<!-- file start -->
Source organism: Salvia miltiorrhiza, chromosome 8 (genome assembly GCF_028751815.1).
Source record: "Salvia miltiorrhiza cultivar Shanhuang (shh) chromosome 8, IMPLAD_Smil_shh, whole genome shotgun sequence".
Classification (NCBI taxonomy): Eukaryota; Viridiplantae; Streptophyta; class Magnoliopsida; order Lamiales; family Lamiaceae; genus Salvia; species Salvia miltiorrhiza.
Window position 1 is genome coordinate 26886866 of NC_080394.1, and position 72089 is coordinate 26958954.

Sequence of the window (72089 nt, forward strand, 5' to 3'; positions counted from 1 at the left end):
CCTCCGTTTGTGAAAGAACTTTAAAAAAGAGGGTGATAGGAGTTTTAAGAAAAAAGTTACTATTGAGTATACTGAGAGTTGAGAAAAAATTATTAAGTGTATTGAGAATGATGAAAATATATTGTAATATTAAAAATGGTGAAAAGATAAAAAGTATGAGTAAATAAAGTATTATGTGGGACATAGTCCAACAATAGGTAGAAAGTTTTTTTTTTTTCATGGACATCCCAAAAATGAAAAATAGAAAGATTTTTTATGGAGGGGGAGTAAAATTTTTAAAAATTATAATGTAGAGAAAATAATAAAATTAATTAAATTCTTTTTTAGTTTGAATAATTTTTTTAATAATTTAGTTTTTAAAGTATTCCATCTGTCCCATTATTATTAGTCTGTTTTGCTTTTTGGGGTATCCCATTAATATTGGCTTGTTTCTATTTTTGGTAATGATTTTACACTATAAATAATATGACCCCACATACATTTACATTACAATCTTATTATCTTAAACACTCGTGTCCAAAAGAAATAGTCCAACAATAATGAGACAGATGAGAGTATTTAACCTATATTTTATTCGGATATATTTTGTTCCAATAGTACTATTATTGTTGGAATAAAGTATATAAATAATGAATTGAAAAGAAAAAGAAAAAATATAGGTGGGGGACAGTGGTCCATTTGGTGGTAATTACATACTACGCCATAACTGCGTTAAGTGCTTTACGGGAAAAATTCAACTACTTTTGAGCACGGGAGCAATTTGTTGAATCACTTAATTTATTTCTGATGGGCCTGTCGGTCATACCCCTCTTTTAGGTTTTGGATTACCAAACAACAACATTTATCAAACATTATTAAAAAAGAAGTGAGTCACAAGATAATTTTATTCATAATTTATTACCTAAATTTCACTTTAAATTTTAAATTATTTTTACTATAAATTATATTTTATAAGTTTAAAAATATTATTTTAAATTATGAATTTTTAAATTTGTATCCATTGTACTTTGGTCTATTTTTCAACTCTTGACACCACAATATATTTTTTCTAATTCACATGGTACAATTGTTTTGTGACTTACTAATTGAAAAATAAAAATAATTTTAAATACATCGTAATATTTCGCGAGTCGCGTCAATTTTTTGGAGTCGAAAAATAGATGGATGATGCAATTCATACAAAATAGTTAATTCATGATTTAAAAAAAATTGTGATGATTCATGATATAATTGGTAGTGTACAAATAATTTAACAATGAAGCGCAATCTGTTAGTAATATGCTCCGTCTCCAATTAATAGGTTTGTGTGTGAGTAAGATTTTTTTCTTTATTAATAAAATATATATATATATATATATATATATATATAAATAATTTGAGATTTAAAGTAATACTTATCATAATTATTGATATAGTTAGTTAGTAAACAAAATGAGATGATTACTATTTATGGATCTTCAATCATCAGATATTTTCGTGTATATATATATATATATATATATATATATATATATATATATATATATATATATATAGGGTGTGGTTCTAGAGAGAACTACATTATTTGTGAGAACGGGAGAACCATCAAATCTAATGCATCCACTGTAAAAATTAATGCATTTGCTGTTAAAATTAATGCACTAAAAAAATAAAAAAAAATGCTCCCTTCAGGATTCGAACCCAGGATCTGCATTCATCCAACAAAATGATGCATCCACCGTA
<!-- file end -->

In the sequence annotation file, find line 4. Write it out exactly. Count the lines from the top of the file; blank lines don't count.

Window position 1 is genome coordinate 26886866 of NC_080394.1, and position 72089 is coordinate 26958954.